Management consultant Max McKeown, who practices in the UK, has produced an excellent guidebook for stimulating innovation both personally and in organizations. His academic background is evident in his well-structured arguments, yet he maintains an informal tone throughout that is reminiscent of the style of Tom Peters (though not nearly as irreverent). His book has six sections: Your Creative Self, Leading Innovators, Creating Innovation, Winning With Innovation, Innovator’s Turning Points, and The Innovator’s Toolkit. The first section focuses on tools for developing and enhancing creativity, while the second specifically addresses leadership challenges that are encountered while actively managing for innovation. The third and fourth sections frame these creative processes in terms of context of use, that is, that great ideas only become innovations when they are made useful. The fifth section is short, but reassuring: McKeown points out several examples of how very imperfect ideas still launched waves of innovation that were both notable and profound.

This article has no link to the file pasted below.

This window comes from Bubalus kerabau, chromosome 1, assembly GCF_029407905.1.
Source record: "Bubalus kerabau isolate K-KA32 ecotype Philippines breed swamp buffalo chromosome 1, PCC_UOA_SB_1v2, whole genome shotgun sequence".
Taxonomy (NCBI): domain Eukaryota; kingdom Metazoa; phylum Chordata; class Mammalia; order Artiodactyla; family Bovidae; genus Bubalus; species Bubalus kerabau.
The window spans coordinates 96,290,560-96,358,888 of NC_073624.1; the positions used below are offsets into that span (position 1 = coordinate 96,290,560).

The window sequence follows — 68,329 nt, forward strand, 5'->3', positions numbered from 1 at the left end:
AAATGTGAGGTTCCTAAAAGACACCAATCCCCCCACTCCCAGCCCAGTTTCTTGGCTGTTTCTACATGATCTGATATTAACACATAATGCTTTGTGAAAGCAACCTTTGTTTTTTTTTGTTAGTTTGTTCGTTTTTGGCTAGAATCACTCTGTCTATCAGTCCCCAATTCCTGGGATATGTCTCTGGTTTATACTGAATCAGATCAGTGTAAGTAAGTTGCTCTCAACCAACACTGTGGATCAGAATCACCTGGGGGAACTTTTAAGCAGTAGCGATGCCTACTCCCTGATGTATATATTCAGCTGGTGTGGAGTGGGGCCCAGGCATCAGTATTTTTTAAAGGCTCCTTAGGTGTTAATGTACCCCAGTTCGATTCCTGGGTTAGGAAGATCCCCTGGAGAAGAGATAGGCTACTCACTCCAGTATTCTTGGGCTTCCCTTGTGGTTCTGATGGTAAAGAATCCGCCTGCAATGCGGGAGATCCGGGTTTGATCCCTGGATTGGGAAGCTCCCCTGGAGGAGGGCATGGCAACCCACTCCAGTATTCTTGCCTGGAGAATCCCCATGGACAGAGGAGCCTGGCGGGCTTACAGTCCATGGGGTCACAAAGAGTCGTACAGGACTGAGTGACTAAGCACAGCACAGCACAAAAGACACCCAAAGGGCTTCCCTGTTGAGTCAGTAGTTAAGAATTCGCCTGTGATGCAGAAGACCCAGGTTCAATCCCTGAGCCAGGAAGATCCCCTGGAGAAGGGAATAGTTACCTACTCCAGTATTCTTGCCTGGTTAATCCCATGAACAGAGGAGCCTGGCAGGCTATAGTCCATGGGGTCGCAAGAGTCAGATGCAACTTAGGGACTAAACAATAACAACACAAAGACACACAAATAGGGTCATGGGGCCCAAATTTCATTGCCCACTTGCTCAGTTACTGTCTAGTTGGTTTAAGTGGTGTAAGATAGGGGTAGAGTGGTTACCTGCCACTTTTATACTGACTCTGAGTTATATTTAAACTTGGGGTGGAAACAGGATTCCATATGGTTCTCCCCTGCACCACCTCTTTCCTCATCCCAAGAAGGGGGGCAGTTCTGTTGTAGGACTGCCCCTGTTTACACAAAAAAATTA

The clear strength of this book, however, is the sixth and final section – which provides an overview of 24 research-supported models for generating ideas, developing sound strategies, and engaging the social and organizational networks that support innovation. He covers older and more well known approaches like Altshuller’s TRIZ, which incorporating newer approaches like Alex Osterwalder’s Business Model Canvas. It is an effective blend of the established and the novel, subtly and effectively demonstrating how even our perspectives on innovation can be innovated! In short, this is a useful guidebook that is certain to catalyze ideas on how to improve both your personal innovative capacity and your ability to lead an innovative organization.